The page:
It also demonstrates the worst of story-driven games, where developers are still at a loss how to make story “interactive” so send you on barely-justified mini-games to pad the time between narrative revelations. These mini-games have divided the Cradle player base. I enjoyed them but they feel so tenuously linked with the plot which seems to have bent over backwards to accommodate them. Cradle feels like a misstep in a scene where indie narrative-led games are dispensing with traditional gameyness, embracing their role as a secret box, which is why you’re seeing more works like Dear Esther (The Chinese Room, 2008) and Gone Home in recent years.
Anyway, here’s the kicker: I loved Cradle.
Like Verde Station, Cradle embraces density over expanse. The yurt you start in is stuffed full of little objects and notes. Uhhh… I don’t think you really understand what I am trying to get across here. I means absolutely totally stuffed. In drawers, on shelves, on the floor, the wall – there are notes everywhere. Every scrap of paper rendered onto the floor surface is something to read. The game suggests no direction, no order to approaching these notes; this mountain of paper is just there to be climbed. Most of this lore is required reading if you want to understand anything at all, yet most of them are indecipherable until you’ve figured out their context.
And holy heck, Cradle throws you into the deep end without a paddle. It only grudgingly gives up small revelations after various tasks are completed. You’ll need to piece together a confusing, futuristic world filled with its own nomenclature like “passium” and “phytocopies”. I’m sure this sounds unappealing and I’ll admit I didn’t initially warm to the idea of clicking through twenty billion pieces of lore. But as I started to piece together elements of the story, I found sorting through these fragments compelling, especially when I realised the game’s brightly coloured beauty was a façade for a dark and quite probably terminal future.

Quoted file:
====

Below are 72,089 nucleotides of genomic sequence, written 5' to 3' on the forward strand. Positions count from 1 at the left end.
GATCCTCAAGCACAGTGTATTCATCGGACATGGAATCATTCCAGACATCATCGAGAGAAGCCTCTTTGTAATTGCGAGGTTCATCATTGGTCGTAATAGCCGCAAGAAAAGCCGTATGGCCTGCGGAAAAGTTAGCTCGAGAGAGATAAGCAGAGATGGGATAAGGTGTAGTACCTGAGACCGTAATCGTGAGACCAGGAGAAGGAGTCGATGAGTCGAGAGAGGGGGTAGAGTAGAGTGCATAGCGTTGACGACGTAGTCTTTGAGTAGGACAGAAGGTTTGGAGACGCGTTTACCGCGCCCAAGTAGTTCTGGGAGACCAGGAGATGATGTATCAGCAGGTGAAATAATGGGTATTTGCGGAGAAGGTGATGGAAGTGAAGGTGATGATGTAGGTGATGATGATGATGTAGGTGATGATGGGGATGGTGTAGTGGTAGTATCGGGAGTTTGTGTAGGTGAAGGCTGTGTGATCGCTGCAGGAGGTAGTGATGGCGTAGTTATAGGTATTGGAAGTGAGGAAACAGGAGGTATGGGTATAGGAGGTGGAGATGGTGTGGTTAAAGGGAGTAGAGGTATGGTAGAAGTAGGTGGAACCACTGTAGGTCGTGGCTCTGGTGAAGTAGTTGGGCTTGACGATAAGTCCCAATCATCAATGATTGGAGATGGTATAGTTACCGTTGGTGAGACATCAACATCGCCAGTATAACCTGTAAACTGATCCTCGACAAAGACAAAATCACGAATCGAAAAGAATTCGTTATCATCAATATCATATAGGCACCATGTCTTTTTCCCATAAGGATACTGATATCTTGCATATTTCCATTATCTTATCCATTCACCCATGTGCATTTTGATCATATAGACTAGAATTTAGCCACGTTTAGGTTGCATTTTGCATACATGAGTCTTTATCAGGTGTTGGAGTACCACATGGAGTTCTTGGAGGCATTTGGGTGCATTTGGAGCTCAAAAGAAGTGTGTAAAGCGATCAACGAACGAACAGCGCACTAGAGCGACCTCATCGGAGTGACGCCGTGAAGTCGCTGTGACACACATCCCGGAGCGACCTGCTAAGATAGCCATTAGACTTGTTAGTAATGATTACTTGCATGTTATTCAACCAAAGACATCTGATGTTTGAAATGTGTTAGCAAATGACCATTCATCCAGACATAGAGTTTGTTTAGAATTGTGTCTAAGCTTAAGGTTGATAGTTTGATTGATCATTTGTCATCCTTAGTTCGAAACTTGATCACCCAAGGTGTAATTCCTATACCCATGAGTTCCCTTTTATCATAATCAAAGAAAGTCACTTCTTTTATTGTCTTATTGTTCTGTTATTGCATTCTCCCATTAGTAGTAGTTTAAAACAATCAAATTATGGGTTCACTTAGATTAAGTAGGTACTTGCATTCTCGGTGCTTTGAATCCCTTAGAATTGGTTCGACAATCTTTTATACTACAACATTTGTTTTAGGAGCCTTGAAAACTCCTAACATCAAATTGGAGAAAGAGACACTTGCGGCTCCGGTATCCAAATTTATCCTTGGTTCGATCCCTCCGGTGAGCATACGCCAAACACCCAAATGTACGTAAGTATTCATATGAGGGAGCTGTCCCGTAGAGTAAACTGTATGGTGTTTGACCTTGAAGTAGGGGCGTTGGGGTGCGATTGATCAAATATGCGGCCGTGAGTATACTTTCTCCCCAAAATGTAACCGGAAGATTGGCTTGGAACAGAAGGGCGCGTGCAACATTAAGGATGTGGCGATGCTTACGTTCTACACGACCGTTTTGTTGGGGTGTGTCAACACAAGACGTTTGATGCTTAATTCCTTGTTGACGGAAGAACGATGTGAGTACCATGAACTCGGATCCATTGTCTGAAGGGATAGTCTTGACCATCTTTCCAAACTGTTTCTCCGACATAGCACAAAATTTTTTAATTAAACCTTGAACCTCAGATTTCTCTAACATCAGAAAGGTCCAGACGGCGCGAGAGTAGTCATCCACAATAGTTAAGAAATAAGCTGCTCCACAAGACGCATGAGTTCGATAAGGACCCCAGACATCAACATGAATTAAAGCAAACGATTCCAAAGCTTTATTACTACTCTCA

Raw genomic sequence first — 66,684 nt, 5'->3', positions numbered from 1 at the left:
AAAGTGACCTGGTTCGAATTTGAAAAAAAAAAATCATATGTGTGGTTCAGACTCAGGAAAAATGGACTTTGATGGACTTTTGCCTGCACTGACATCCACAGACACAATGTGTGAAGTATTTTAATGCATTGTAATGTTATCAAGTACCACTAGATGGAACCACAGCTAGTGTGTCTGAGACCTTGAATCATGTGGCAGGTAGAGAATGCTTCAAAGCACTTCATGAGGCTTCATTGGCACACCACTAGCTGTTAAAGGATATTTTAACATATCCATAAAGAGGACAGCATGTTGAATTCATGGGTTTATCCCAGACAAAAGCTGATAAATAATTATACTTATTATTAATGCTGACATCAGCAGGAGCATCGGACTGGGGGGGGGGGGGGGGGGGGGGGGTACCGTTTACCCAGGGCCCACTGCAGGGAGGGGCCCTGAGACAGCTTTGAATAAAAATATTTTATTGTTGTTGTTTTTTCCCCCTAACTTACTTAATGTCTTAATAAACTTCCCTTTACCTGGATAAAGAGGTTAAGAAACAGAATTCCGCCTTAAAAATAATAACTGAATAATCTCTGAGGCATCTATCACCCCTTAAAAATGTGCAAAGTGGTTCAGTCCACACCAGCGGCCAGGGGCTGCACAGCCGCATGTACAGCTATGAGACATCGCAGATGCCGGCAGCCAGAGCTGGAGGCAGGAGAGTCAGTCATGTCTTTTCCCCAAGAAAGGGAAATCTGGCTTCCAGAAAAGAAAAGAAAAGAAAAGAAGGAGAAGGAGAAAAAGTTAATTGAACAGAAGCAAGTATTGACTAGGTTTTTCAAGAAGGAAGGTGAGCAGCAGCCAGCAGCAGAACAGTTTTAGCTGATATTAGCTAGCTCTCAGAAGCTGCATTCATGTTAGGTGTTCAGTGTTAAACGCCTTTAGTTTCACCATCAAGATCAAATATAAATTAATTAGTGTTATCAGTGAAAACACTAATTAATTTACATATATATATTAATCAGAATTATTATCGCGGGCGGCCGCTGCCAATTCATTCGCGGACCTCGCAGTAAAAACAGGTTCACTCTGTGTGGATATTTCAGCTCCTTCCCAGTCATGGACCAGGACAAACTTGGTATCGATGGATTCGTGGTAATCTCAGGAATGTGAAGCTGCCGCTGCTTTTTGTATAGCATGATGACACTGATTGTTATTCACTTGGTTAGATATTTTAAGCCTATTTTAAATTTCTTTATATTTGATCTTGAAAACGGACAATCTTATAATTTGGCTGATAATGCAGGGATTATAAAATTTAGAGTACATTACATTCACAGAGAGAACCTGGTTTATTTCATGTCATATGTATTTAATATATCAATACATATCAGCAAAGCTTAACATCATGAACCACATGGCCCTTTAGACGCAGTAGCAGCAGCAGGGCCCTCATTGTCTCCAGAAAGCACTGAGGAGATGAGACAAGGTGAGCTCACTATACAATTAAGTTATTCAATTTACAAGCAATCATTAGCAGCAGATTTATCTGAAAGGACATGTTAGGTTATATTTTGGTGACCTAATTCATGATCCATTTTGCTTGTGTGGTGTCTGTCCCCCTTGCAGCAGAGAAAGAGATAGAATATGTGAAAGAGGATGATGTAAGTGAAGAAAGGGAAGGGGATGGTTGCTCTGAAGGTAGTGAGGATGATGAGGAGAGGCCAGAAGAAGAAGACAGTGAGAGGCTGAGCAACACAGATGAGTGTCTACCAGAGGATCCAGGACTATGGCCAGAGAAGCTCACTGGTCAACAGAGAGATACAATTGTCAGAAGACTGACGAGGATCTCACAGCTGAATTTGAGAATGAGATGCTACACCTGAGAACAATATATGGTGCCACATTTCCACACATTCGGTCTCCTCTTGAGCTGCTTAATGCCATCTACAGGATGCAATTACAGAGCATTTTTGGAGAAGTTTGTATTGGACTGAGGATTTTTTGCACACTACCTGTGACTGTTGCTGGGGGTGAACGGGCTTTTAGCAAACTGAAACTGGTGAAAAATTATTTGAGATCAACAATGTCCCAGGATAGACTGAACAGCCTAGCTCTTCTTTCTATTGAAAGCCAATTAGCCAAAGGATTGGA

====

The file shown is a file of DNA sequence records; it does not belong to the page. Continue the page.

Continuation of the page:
Now there’s more to the world than just the yurt: the steppe that stretches into the distance and something that looks like a run-down, abandoned amusement park. Unfortunately, Cradle’s density-first design is thrown out of the window once you move away from the yurt and this makes the world feel unbalanced, as if two different games had been joined together with sellotape. There’s practically nothing to read outside the yurt.
While Cradle expects you to take on the difficult task of assembling its complicated story jigsaw, it is somewhat more nervy and anxious about the player performing tasks: objectives are explicit, even if you’re not sure why you’re doing something. First task: make soup for animal. Of course, as an amnesiac, that’s bound to be my top priority.